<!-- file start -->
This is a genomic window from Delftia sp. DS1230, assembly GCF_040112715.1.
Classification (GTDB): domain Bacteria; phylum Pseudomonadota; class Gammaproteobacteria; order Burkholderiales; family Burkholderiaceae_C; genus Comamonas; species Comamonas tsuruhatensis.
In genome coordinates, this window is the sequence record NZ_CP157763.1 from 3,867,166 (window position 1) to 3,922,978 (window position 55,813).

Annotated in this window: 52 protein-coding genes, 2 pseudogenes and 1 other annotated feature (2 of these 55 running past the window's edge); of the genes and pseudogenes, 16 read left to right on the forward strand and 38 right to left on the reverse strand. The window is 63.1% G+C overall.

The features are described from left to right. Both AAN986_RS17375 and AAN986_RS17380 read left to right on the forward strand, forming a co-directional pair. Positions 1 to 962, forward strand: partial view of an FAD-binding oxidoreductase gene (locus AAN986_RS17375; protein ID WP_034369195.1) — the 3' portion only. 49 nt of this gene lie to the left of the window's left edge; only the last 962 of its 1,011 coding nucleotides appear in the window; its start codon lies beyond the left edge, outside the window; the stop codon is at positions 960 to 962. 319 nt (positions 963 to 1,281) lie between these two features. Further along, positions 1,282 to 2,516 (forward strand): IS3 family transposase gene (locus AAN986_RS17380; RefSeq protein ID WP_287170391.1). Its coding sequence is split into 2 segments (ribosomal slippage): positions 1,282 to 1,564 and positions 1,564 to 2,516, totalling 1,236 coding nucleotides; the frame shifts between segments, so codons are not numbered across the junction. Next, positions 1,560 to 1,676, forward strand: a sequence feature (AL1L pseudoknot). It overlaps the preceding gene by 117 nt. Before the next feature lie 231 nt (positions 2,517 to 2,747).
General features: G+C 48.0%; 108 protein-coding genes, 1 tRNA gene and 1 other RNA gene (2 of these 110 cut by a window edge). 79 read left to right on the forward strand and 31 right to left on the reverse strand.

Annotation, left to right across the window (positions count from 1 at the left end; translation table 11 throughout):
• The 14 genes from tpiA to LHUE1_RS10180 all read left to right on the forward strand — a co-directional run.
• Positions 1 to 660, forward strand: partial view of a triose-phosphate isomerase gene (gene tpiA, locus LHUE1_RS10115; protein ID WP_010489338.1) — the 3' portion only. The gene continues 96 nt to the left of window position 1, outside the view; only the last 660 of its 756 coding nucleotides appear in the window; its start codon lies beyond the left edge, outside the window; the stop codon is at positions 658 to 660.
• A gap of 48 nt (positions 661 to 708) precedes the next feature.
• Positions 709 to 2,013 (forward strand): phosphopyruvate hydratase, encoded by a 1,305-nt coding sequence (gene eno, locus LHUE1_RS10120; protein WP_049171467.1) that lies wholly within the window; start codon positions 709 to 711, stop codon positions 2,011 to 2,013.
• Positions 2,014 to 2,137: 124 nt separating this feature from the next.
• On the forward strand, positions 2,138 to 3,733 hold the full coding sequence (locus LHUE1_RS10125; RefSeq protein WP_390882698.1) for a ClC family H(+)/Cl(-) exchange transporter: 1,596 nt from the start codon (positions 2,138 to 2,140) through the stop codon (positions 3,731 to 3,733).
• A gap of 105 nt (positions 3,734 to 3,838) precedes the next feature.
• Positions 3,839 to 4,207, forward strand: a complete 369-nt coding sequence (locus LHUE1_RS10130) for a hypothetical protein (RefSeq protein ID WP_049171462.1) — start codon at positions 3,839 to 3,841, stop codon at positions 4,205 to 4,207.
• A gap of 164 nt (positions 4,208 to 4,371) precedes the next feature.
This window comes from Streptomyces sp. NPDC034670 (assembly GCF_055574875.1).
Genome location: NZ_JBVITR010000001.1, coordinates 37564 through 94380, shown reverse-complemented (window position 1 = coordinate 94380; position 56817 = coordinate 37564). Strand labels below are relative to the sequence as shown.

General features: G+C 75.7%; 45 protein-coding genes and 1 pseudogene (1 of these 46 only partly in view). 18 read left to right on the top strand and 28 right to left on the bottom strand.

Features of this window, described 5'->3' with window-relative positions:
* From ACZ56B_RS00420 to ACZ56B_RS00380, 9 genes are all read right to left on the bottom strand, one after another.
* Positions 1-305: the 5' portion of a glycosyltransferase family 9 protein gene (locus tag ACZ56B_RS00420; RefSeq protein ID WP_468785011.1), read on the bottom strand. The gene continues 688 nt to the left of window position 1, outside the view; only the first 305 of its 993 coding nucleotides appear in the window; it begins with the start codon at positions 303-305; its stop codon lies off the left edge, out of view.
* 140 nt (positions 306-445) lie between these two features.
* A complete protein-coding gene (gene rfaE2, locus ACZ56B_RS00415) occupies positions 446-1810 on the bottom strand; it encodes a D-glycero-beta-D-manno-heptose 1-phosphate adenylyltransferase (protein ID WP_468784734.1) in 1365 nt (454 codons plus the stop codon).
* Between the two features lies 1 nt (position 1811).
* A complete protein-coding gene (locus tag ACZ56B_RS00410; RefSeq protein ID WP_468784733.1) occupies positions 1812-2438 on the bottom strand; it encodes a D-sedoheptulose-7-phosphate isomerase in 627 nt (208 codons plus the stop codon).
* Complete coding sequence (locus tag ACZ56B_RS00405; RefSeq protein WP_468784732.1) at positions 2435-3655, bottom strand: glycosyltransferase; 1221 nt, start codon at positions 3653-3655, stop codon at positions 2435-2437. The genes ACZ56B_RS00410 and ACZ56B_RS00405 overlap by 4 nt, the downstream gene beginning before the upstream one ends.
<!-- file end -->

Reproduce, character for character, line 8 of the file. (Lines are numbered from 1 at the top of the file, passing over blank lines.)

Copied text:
• The 14 genes from tpiA to LHUE1_RS10180 all read left to right on the forward strand — a co-directional run.